Rich Landau knew he'd made it when he took the salt off the table.
As the chef behind Willow Grove's vegan Horizons Cafe, Landau had for years longed for the cachet signaled by a table without salt and pepper. After a review praised his mastery of seasoning, Landau began to resent the shakers themselves, as though they were obstacles keeping him from reaching his culinary pinnacle.
In 2006, when he opened Horizons in Philadelphia, the tables were shaker-free.
"The salt was so iconic to me back then with what it represented," said Landau, who with wife Kate Jacoby now co-owns the acclaimed Vedge, V Street, and Wiz Kid. "Moving it off the table was such a big thing for us. I'll never forget it."
Landau is one of many chefs who long ago left salt and pepper shakers behind, relegating them to dining rooms of the past. Many say it's because a truly chef-focused restaurant should serve food that is seasoned to perfection. Others eschew the cheap, iodized table salt used in shakers. Some also swear by the cleaner aesthetic achieved by a table set without extra adornments.
It's long been common for top-tier restaurants to forgo tabletop salt and pepper. But over the last decade, as the dining scene shifted from a starched-tablecloth environment toward a more casual experience, salt has vanished from the tables of modest BYOBs, neighborhood hangouts, even gastropubs — establishments with chefs who are dedicated to crafting their own menus.
"You just don't see any credible restaurants with salt and pepper on the table anymore," Landau said. "Sorry, it's true."
Chef Marc Vetri said an exquisite meal is also about ambience, the spell cast by a restaurant where everything from the flowers on the table to the size of the dishes and silverware flows together.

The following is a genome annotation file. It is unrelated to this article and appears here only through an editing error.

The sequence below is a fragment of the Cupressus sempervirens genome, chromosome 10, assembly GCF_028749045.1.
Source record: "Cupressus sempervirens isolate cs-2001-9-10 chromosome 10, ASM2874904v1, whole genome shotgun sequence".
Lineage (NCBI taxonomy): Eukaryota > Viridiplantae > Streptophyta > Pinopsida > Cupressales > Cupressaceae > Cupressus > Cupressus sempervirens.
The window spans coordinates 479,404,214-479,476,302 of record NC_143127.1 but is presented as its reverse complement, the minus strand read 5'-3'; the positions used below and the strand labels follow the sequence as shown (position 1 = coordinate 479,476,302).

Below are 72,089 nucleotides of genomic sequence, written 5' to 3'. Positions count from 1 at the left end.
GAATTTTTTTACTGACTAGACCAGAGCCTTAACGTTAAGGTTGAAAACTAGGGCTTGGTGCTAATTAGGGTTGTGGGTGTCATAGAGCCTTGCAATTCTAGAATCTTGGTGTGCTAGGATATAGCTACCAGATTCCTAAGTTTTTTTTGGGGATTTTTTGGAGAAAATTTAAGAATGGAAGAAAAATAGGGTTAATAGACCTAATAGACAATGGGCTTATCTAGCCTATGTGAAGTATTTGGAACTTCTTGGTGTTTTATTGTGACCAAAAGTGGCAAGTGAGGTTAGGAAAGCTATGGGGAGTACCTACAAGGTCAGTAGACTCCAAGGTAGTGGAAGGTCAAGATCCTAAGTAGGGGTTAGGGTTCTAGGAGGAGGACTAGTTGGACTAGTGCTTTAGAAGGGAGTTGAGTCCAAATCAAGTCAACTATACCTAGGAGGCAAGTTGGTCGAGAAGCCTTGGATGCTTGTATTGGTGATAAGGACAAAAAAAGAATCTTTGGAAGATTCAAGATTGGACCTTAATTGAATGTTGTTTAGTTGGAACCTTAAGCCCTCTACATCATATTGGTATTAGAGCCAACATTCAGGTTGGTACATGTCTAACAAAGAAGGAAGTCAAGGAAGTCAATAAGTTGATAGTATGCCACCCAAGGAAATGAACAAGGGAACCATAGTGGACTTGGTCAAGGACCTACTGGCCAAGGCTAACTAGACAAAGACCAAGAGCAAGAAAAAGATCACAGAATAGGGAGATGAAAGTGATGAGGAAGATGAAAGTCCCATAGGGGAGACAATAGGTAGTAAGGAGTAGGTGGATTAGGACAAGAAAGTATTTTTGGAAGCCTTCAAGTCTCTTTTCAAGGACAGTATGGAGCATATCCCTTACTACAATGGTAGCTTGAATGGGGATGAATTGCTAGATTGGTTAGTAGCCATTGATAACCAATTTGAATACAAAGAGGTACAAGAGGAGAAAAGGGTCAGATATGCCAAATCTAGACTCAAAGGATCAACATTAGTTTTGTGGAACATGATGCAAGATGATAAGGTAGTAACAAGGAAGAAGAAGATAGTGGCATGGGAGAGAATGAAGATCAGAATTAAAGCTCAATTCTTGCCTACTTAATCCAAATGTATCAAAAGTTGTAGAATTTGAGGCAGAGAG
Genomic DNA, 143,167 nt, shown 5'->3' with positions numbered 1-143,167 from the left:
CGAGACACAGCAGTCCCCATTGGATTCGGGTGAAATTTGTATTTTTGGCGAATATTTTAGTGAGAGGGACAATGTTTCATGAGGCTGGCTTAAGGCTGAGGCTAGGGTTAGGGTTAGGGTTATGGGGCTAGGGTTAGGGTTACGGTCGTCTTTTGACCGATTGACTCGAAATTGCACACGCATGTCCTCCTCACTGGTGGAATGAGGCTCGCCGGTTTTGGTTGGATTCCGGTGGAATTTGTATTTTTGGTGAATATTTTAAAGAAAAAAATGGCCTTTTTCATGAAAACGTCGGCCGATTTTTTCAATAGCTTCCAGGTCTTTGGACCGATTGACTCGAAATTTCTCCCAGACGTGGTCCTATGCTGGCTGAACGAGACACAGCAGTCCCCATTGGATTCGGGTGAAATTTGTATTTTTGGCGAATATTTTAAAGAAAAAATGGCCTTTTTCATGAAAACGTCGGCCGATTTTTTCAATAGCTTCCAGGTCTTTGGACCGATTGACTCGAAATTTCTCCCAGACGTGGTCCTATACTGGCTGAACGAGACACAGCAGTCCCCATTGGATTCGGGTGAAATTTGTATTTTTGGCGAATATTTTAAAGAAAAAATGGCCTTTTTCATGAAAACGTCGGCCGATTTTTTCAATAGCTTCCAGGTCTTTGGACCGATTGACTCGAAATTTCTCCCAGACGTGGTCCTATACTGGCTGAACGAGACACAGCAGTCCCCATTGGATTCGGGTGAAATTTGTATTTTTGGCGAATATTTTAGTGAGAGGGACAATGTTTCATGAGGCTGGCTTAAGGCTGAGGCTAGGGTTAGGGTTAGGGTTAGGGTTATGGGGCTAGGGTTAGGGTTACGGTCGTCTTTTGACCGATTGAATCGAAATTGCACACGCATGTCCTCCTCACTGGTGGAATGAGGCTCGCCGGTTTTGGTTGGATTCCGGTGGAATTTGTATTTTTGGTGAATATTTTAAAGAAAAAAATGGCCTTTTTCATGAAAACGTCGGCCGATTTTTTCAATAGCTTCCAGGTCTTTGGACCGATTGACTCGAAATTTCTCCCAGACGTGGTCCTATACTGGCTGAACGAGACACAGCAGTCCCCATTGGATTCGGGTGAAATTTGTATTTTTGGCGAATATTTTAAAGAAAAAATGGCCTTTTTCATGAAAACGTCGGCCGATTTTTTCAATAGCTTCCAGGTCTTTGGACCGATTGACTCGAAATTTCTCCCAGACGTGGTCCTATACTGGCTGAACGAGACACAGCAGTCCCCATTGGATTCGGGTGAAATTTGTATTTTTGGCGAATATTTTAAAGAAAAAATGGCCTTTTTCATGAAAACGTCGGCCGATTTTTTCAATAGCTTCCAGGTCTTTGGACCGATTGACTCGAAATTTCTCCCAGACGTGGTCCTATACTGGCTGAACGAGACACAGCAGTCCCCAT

"You want to set the stage," he said. "A salt shaker sitting out on the table doesn't look right to me. It's more like something you'd see at a diner."
At Vetri Cucina, he serves pasta and meat that he considers boldly — even aggressively — seasoned. Still, maybe once a week or so, a diner requests salt.
"I could never get mad at anyone for it," he said. "If someone asks for it, it's not a big deal. But at least eat it first. Have a bite. It should be seasoned the right way, but obviously it is subjective. And folks should know that, hey, they're not offending the chef if they ask."
"When that food leaves the kitchen, it's to be ready to eat. The guest shouldn't have to do anything," he said. "We're not doing our job if the food isn't coming out seasoned just right."
When used correctly, chefs say, salt isn't supposed to make a meal salty. It's used to bring out the flavors of the food.
"You want to put in every single grain of salt that dish will take, up to the point when it becomes salty," Cook said. "You want to take it right to the edge."
At Zahav, which serves meat, fish, and a variety of vegetables, guests do occasionally ask for salt. But Cook said servers are more likely to field comments about the opposite problem.
"When we were naming our cookbook, we joked about calling it Zahav: Loud, Dark and Salty," he said. "Those are the complaints we get. It would probably be more useful to some of our guests if we put salt remover on the table."
Chef Dominic Piperno of the Collingswood restaurant Hearthside said when he began his career about a dozen years ago, salt was still a frequent sight on restaurant tables. He saw less attention to detail in terms of seasoning than he said is now commonplace at many establishments. At Hearthside, sauces are prepared by measuring salt down to the grain.
A former sous-chef at Vernick, Piperno said when he left his job in Center City and started cooking for South Jersey diners, he also noticed what seemed to be a general difference in palates.